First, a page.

Flashcards in A&P Chapter 21 Lymphatics and Immune Deck (46):
What are the Lymphatic System functions?
1. To provide an alternative pathway for extracellular fluids to return to circulation.
2. Provide pathways for waste materials to be removed from tissues/organs and to be destroyed.
3. Provide a protective lining along internal organs which are exposed to the environment such as the organs of the respiratory, digestive and reproductive systems.
4. To provide places for surveillance, proliferation and maturation of lymphocytes and other immune cells.
What are the two interrelated components of the lymphatic system?
1. The network of lymphatic capillaries, ducts and vessels.
2. The lymphatic organs such as the spleen and lymph nodes. Lymphatic tissues such as the tonsils and the Lymphatic cells dispersed through the walls of organs.
What are the major cells of the lymphatic system? Where are they found?
Macrophages and Lymphocytes, they are found everywhere except the CNS, the brain and spinal cord.
Describe the flow of lymph:
Tissues-->Lymphatic Capillaries -->Lymphatic ducts --> Lymphatic Vessels
Tissue fluid flows into lymphatic capillaries embedded in the capillary beds of the cardiovascular system.
The lymphatic capillaries carry lymph to lymphatic ducts then to lymphatic vessels. Along the way the lymph flows through many lymph nodes.
Where are lymph nodes concentrated?
The Inguinal, Axillary and Cervical Regions
Describe the ANATOMY of a Lymph Node:
Small and bean shaped. It has as many as 30-40 AFFERENT lymphatic vessels draining into the node. The node is surrounded by a cortex, just inside the cortex are lymphatic nodules where lymphocytes and macrophages are rapidly reproducing. The center of the lymphatic nodule is called the GERMINAL CENTER. The space between nodules is called the CORTICAL SINUS. The center of a lymph node is called the MEDULLA. There is a single EFFERENT lymphatic vessel through which lymph travels after it has passed through the medulla.
Where does lymph flow back into the blood supply?
The majority of lymph returns via the Thoracic duct draining into the left subclavian vein. The thoracic duct drains the lower half of the body and the left upper half of the body.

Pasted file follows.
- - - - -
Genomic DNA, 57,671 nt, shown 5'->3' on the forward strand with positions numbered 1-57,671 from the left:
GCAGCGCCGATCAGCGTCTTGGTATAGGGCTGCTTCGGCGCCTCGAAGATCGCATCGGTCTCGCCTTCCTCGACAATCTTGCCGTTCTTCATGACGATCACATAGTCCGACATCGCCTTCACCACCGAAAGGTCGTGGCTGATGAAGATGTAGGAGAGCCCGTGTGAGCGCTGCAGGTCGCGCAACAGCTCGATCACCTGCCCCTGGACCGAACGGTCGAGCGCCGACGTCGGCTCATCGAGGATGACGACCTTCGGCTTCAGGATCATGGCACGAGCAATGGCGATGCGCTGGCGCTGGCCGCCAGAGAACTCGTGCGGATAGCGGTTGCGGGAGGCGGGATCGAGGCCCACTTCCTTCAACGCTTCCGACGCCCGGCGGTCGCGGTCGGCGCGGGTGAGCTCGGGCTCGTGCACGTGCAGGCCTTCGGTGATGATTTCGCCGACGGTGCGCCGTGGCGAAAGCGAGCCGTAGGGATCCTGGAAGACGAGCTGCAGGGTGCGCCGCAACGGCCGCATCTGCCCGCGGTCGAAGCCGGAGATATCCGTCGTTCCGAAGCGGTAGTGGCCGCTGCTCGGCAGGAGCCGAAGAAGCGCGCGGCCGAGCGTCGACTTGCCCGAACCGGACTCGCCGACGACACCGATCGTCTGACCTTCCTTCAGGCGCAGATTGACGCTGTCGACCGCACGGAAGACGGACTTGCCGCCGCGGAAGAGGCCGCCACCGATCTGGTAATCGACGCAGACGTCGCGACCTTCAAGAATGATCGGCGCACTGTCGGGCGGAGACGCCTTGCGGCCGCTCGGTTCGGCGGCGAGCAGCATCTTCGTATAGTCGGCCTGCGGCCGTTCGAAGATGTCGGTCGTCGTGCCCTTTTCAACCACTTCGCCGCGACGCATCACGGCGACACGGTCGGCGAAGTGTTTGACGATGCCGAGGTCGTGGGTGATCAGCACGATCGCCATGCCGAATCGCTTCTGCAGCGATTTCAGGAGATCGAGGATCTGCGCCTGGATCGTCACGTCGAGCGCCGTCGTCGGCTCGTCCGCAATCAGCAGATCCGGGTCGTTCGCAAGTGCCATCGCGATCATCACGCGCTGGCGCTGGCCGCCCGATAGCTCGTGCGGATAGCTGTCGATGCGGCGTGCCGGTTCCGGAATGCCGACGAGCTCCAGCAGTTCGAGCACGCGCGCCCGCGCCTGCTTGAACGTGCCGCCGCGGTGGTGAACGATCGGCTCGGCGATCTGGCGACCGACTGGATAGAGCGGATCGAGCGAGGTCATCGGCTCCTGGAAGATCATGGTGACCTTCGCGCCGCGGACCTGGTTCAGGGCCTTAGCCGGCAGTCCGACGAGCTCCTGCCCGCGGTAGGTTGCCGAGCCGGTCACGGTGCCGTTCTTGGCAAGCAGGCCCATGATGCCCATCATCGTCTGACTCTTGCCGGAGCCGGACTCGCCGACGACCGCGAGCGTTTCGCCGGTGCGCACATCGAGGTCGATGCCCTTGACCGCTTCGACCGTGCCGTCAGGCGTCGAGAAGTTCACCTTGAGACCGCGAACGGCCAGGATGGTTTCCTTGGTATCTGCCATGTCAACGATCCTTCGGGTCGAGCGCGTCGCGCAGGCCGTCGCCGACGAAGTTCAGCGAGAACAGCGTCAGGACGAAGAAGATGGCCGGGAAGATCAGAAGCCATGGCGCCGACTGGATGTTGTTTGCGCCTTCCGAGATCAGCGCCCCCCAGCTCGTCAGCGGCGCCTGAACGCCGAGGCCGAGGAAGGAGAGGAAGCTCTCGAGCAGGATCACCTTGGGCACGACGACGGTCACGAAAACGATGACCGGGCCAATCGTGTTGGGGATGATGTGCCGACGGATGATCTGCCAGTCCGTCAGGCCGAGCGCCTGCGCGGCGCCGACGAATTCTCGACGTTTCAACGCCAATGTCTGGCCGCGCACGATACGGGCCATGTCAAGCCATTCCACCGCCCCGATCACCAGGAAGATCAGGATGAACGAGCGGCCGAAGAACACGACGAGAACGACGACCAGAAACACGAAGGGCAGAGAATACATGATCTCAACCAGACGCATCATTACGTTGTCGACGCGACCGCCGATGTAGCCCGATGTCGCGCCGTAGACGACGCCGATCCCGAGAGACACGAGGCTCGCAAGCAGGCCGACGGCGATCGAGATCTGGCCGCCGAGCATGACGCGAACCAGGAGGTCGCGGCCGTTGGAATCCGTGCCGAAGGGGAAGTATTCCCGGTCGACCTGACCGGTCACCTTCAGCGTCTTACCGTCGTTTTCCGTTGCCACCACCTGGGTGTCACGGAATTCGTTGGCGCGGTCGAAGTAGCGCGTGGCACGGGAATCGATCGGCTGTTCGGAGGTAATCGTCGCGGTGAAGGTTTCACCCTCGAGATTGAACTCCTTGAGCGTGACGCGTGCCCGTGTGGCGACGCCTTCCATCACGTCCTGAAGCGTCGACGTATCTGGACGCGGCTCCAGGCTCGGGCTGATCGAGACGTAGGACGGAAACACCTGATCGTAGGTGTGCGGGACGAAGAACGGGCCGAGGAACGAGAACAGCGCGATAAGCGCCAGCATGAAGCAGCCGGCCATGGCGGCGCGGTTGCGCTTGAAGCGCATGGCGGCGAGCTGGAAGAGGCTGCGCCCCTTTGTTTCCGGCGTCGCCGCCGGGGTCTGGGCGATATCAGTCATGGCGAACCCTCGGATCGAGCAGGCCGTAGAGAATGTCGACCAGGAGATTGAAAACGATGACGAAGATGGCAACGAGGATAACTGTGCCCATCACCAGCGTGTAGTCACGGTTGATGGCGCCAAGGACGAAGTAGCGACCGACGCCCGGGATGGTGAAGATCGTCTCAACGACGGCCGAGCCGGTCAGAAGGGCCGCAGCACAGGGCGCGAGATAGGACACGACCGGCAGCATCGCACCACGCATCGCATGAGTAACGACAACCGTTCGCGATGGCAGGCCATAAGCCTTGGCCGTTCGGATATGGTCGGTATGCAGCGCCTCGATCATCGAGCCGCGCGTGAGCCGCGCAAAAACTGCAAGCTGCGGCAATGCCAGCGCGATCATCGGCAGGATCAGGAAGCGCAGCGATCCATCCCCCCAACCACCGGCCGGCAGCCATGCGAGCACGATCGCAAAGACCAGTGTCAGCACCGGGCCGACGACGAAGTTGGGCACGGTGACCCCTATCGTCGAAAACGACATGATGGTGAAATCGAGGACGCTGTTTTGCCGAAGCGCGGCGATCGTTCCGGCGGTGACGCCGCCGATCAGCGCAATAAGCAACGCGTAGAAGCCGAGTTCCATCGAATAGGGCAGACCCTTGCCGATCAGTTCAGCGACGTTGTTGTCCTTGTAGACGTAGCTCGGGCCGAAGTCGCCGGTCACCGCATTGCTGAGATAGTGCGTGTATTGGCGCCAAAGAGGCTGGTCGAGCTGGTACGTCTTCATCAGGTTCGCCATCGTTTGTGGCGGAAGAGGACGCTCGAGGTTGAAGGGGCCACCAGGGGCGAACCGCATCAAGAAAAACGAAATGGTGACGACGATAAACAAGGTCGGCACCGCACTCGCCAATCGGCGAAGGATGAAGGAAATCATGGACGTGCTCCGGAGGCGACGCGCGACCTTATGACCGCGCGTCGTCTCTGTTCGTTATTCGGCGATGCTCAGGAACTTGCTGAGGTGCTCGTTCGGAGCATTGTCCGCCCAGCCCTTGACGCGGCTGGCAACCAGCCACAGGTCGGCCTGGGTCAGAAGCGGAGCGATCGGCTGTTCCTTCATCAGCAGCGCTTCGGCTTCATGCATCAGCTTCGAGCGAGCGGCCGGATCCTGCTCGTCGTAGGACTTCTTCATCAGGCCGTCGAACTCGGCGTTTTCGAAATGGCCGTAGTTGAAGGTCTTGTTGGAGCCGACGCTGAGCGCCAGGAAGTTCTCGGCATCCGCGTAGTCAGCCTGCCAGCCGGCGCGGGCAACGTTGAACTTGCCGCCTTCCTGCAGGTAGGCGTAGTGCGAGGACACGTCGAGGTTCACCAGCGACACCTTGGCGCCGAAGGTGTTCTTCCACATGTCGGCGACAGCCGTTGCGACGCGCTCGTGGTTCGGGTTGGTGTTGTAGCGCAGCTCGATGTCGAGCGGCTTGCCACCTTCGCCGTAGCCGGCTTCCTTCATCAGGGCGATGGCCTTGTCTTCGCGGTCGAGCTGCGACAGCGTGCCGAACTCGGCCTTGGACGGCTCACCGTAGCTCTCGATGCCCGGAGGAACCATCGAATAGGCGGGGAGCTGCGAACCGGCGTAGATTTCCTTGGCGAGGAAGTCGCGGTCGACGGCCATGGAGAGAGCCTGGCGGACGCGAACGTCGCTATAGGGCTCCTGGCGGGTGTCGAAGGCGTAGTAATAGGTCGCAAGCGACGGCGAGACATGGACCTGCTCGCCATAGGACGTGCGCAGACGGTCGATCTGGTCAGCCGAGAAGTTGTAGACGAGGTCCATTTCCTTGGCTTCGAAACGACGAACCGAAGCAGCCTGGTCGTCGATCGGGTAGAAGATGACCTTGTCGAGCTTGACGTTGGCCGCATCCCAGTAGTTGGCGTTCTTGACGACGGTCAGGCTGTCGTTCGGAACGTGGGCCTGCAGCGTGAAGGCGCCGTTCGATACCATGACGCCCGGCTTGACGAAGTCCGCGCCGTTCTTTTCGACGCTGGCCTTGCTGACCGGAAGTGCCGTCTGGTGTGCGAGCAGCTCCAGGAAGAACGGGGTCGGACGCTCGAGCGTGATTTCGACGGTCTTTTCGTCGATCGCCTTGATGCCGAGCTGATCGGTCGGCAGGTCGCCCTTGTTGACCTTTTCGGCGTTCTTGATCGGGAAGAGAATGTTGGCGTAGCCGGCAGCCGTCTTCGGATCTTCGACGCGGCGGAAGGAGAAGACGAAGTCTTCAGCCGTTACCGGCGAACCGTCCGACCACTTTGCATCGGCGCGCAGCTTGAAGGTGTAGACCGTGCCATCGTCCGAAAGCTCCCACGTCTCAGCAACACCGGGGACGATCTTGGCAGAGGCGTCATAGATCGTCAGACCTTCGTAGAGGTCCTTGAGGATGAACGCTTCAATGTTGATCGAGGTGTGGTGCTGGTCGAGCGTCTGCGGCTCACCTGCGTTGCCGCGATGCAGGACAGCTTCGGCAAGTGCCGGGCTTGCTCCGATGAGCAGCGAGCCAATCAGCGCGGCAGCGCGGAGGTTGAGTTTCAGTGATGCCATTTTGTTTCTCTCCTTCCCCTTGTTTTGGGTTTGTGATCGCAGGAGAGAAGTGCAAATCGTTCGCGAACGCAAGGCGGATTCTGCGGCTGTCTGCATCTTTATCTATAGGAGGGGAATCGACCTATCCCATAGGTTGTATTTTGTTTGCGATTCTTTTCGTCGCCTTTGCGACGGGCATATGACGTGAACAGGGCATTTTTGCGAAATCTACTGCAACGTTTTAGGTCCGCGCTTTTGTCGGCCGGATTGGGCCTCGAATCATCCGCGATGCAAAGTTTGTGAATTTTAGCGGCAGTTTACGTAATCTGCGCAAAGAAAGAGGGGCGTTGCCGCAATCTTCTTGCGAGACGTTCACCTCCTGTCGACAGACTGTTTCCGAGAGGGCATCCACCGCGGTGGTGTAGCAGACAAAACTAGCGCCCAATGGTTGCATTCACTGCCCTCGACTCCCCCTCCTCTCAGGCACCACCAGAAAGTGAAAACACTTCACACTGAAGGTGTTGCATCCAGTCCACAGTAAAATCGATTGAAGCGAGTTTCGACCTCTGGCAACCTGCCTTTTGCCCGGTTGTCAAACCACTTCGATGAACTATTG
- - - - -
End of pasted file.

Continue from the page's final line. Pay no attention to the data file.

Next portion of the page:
The right lymphatic duct drains the right arm, thorax and head. It flows into the right subclavian vein.
What are the lymphatic organs?
The Spleen and Thymus.
Describe the Spleen:
It is located in the left upper quadrant of the abdomen, it's inferior to the diaphragm. It has a large blood supply fed by the splenic artery.
The spleen filters damaged RBC's.
It is made of two types of tissue: Red Pulp and White pulp. The Red Pulp is a reservoir for erythrocytes not in use by the body. In newborns and infants the red pulp is a site of Erythropoiesis.
The white pulp is comprised of lymphocytes and macrophages. These remove bacteria, viruses, debris from the blood as well as old damaged erythrocytes.
Describe the Thymus:
It sits anterior to the aorta, superior to the heart and posterior to the sternum. It is Large in children and shrinks in adults.
The thymus secrets a hormone that causes undifferentiated lymphocytes to mature into T Lymphocytes which stands for Thymic-derived lymphocytes.
Many lymphocytes that leave the bone marrow and goto the thymus are killed by macrophages instead of differentiating into T cells.
Describe Lymphoid tissues:
Lymphoid tissues line hollow organs exposed to the external environment, the digestive tract, the respiratory tract and the reproductive organs.
All of the different kinds of leukocytes can be found in lymphoid tissues but the lymphocytes and macrophages make up the majority.
The tissues contain clusters of closely packed, rapidly proliferating lymphocytes and macrophages called LYMPHATIC NODULES. The nodules lie just deep to the epithelia that lines the hollow organ. This allows them easy access to incoming antigens they also secrete antibodies into and across the epithelia into the lumen.
Describe the location of Lymphatic Nodules:
They are located in the connective tissue just deep to the basement membrane of the epithelia that lines hollow organs.
Connective Tissue--> Lymphatic nodules in the connective tissue.
What are examples of named Lymphoid tissues?